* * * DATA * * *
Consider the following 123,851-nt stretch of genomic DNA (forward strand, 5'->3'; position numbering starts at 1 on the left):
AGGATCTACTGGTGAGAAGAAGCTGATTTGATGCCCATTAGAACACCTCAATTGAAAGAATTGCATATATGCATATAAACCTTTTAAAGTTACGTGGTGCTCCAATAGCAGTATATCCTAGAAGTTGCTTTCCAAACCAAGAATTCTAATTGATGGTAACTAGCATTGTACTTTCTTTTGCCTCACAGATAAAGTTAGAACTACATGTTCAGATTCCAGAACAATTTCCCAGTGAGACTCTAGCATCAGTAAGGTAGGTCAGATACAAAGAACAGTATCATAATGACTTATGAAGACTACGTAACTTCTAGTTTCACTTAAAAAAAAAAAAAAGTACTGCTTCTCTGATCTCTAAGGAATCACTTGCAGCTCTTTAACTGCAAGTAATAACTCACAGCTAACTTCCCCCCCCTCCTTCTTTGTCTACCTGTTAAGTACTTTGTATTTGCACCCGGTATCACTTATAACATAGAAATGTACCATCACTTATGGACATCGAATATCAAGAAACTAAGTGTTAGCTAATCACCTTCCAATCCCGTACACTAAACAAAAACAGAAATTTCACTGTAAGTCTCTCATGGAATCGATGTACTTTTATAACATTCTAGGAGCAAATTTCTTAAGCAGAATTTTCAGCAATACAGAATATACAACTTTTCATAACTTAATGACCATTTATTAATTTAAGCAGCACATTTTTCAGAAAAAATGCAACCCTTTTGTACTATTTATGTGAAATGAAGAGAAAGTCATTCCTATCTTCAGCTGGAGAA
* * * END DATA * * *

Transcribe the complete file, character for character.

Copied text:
Consider the following 123,851-nt stretch of genomic DNA (forward strand, 5'->3'; position numbering starts at 1 on the left):
AGGATCTACTGGTGAGAAGAAGCTGATTTGATGCCCATTAGAACACCTCAATTGAAAGAATTGCATATATGCATATAAACCTTTTAAAGTTACGTGGTGCTCCAATAGCAGTATATCCTAGAAGTTGCTTTCCAAACCAAGAATTCTAATTGATGGTAACTAGCATTGTACTTTCTTTTGCCTCACAGATAAAGTTAGAACTACATGTTCAGATTCCAGAACAATTTCCCAGTGAGACTCTAGCATCAGTAAGGTAGGTCAGATACAAAGAACAGTATCATAATGACTTATGAAGACTACGTAACTTCTAGTTTCACTTAAAAAAAAAAAAAAGTACTGCTTCTCTGATCTCTAAGGAATCACTTGCAGCTCTTTAACTGCAAGTAATAACTCACAGCTAACTTCCCCCCCCTCCTTCTTTGTCTACCTGTTAAGTACTTTGTATTTGCACCCGGTATCACTTATAACATAGAAATGTACCATCACTTATGGACATCGAATATCAAGAAACTAAGTGTTAGCTAATCACCTTCCAATCCCGTACACTAAACAAAAACAGAAATTTCACTGTAAGTCTCTCATGGAATCGATGTACTTTTATAACATTCTAGGAGCAAATTTCTTAAGCAGAATTTTCAGCAATACAGAATATACAACTTTTCATAACTTAATGACCATTTATTAATTTAAGCAGCACATTTTTCAGAAAAAATGCAACCCTTTTGTACTATTTATGTGAAATGAAGAGAAAGTCATTCCTATCTTCAGCTGGAGAA